I get questions about the divine name periodically, or about how Jesus is a pagan name for Zeus (or similar nonsense). For those items, click here, here, and here, respectively. But more often than not, I get questions about how the Hebrew name of Jesus was pronounced. I really don’t understand why this is such a concern. It’s Yeshua. But at least I’m not alone here. Check out Dr. Michael Brown’s short video on this below. Dr. Brown and I actually discussed this briefly the last time I was on his show.
You hear a lot about the “I AM” statements of Jesus, particularly in John. Honestly, though, I don’t think the phenomenon is taught clearly and therefore loses it’s impact. Or maybe I look at it a little bit differently. (Surprise!) What follows is something I fiddled with in church. (I’m unrepentant — it was germane to the sermon).
I’ve attached a PDF of all the places in the NT Gospels where ἐγώ εἰμι occurs.
Some are in question formulas or are in the mouths of other people and aren’t the focus. Many of them don’t have any special significance (and here’s my trajectory) because there is a predicate noun or predicate adjective with the phrase that completes the phrase. For example, “I am the bread of life” (“bread (of life)” is the predicate nominative in the genitive phrase that completes the clause). For sure the saying is important (trace it back to the OT), but what I’m really interested are those places where it’s just ἐγώ εἰμι — where it’s sort of disconnected from other elements; that is, where it’s an assertion that, if translated literally, seems awkward — until you understand what the two words signify.
In the PDF, I’ve highlighted the places where ἐγώ εἰμι is in “isolation” as described above. ESV sort of cheats by rendering these something like “it is he” (to make ἐγώ εἰμι in isolation comprehensible — but again that’s my point — it’s supposed to stand out). Here’s the short list (where Jesus is the speaker). I’ve changed the ESV to make “I AM” stand out like it does in the Greek text (i.e., not complemented by predicate noun or adjective). The results are interesting (both for what’s left and what doesn’t appear – most of the familiar ones aren’t here). Go and look up the contexts for them and think about the implications in context (immediate and the wider context of Christology / Yahweh incarnate).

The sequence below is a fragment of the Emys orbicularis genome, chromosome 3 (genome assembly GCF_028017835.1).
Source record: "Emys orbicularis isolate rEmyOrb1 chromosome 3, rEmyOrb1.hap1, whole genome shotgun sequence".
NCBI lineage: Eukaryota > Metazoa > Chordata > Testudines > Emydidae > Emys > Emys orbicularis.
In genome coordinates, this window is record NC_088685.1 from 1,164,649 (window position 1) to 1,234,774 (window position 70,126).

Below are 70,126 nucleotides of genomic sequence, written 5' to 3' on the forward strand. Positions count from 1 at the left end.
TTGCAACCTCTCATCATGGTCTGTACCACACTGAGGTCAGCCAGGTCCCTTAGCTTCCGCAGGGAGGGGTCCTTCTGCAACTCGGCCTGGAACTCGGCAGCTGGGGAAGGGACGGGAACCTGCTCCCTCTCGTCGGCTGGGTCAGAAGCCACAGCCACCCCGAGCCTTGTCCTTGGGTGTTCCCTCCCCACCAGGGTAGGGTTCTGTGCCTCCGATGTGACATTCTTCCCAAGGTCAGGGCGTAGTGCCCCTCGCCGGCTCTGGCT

Just an interesting exercise. Sort of the “naked” I AM statements.
But immediately Jesus spoke to them, saying, “Take heart. I AM. Do not be afraid.”
for they all saw him and were terrified. But immediately he spoke to them and said, “Take heart. I AM. Do not be afraid.”
Many will come in my name, saying, ‘I AM!’ and they will lead many astray.
And Jesus said, “I AM. And you will see the Son of Man seated at the right hand of Power, and coming with the clouds of heaven.”
And he said, “See that you are not led astray. For many will come in my name, saying, ‘I AM!’ and, ‘The time is at hand!’ Do not go after them.
So they all said, “Are you the Son of God, then?” And he said to them, “You say that I AM.”
Jesus said to her, “I AM — the one speaking to you.”
But he said to them, “I AM. Do not be afraid.”
I told you that you would die in your sins, for unless you believe that I AM you will die in your sins.”
So Jesus said to them, “When you have lifted up the Son of Man, then you will know that I AM, and that I do nothing on my own authority, but speak just as the Father taught me.
Jesus said to them, “Truly, truly, I say to you, before Abraham was, I AM.”
I am telling you this now, before it takes place, that when it does take place you may believe that I AM.
They answered him, “Jesus of Nazareth.” Jesus said to them, “I AM.” Judas, who betrayed him, was standing with them.
When Jesus said to them, “I AM,” they drew back and fell to the ground.
Jesus answered, “I told you that I AM. So, if you seek me, let these men go.